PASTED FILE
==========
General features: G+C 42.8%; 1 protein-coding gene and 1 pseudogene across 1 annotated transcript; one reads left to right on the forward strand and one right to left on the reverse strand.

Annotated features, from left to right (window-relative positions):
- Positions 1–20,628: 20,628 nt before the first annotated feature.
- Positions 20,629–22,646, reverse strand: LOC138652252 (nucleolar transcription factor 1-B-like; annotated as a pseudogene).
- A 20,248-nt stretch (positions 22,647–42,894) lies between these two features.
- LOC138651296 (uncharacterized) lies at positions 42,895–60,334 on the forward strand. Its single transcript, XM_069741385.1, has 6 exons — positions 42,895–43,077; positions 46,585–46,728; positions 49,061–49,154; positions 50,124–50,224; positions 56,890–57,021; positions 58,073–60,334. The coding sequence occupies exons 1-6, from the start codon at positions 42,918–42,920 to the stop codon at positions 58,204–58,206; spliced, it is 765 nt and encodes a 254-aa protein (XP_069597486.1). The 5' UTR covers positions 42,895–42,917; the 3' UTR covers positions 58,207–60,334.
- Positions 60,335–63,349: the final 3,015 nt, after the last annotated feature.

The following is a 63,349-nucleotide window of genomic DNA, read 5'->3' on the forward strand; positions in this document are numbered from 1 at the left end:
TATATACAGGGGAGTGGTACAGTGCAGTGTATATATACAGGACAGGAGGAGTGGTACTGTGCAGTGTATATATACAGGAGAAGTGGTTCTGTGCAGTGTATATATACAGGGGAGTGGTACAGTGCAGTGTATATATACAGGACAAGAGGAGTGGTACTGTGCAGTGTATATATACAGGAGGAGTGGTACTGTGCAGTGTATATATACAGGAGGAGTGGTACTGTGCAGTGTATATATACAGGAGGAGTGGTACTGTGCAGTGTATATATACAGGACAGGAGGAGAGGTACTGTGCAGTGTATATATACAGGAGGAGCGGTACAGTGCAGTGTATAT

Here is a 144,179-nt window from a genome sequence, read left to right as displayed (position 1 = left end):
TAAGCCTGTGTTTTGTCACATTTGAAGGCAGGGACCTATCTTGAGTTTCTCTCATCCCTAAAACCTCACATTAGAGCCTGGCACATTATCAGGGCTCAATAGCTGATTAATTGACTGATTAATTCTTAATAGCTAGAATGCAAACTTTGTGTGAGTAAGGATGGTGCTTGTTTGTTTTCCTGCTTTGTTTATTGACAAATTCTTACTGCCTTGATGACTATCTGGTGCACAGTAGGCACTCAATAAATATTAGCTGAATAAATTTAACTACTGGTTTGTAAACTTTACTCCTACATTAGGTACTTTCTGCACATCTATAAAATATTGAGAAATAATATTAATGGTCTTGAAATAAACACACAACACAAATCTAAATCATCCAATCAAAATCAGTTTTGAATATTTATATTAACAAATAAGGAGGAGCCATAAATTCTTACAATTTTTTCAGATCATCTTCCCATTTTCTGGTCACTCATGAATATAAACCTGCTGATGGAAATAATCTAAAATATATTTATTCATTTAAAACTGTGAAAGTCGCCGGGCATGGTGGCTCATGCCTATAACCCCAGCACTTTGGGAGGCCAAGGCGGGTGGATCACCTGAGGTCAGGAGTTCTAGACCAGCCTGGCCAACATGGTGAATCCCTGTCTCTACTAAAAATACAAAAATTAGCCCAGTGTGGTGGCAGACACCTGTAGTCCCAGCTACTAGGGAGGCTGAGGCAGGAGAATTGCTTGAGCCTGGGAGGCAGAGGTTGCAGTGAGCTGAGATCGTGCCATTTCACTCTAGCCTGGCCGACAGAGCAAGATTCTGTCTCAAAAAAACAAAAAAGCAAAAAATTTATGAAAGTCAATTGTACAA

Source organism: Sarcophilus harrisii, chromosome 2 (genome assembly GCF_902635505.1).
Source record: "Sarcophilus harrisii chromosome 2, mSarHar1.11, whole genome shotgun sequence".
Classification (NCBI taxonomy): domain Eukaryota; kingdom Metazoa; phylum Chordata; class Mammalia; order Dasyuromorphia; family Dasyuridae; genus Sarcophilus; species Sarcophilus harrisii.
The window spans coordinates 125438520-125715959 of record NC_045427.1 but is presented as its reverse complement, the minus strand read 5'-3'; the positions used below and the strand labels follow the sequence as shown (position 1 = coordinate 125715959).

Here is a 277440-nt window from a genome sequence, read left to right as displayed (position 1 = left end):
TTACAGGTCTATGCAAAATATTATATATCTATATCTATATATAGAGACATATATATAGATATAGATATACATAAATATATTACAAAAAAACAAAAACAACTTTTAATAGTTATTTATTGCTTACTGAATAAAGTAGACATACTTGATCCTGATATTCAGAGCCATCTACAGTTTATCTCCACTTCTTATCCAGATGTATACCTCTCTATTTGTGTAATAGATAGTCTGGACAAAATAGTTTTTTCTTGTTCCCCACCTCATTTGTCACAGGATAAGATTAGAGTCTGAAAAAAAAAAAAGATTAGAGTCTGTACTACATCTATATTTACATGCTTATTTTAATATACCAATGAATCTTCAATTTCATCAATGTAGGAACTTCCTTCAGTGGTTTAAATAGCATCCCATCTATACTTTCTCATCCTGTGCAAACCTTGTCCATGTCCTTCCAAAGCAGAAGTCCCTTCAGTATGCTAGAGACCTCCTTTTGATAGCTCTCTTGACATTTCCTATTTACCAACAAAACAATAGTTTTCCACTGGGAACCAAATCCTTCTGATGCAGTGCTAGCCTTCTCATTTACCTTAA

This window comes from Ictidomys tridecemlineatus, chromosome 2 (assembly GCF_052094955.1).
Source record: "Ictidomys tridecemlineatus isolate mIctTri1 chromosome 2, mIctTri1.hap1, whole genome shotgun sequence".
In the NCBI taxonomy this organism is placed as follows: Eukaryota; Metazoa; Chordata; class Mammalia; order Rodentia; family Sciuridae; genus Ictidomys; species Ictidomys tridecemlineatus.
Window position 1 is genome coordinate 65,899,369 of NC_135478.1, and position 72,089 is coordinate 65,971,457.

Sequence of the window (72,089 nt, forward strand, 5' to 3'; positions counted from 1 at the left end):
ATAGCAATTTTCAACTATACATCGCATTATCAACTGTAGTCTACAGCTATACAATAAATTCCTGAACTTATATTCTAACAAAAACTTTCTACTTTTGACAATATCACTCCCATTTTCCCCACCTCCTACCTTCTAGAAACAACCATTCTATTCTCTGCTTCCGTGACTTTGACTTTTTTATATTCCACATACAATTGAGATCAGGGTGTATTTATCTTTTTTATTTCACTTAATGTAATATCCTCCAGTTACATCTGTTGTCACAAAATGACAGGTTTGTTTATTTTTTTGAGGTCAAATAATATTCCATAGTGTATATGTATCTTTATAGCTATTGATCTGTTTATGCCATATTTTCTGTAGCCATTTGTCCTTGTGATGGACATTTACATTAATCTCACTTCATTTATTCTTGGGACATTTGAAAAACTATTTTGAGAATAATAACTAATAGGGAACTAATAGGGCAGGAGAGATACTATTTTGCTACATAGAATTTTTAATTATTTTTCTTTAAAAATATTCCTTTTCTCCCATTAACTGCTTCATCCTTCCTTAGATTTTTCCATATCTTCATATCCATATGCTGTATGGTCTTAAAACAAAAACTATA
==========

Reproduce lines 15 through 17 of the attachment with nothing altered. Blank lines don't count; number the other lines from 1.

The window spans coordinates 125438520-125715959 of record NC_045427.1 but is presented as its reverse complement, the minus strand read 5'-3'; the positions used below and the strand labels follow the sequence as shown (position 1 = coordinate 125715959).

Here is a 277440-nt window from a genome sequence, read left to right as displayed (position 1 = left end):
TTACAGGTCTATGCAAAATATTATATATCTATATCTATATATAGAGACATATATATAGATATAGATATACATAAATATATTACAAAAAAACAAAAACAACTTTTAATAGTTATTTATTGCTTACTGAATAAAGTAGACATACTTGATCCTGATATTCAGAGCCATCTACAGTTTATCTCCACTTCTTATCCAGATGTATACCTCTCTATTTGTGTAATAGATAGTCTGGACAAAATAGTTTTTTCTTGTTCCCCACCTCATTTGTCACAGGATAAGATTAGAGTCTGAAAAAAAAAAAAGATTAGAGTCTGTACTACATCTATATTTACATGCTTATTTTAATATACCAATGAATCTTCAATTTCATCAATGTAGGAACTTCCTTCAGTGGTTTAAATAGCATCCCATCTATACTTTCTCATCCTGTGCAAACCTTGTCCATGTCCTTCCAAAGCAGAAGTCCCTTCAGTATGCTAGAGACCTCCTTTTGATAGCTCTCTTGACATTTCCTATTTACCAACAAAACAATAGTTTTCCACTGGGAACCAAATCCTTCTGATGCAGTGCTAGCCTTCTCATTTACCTTAA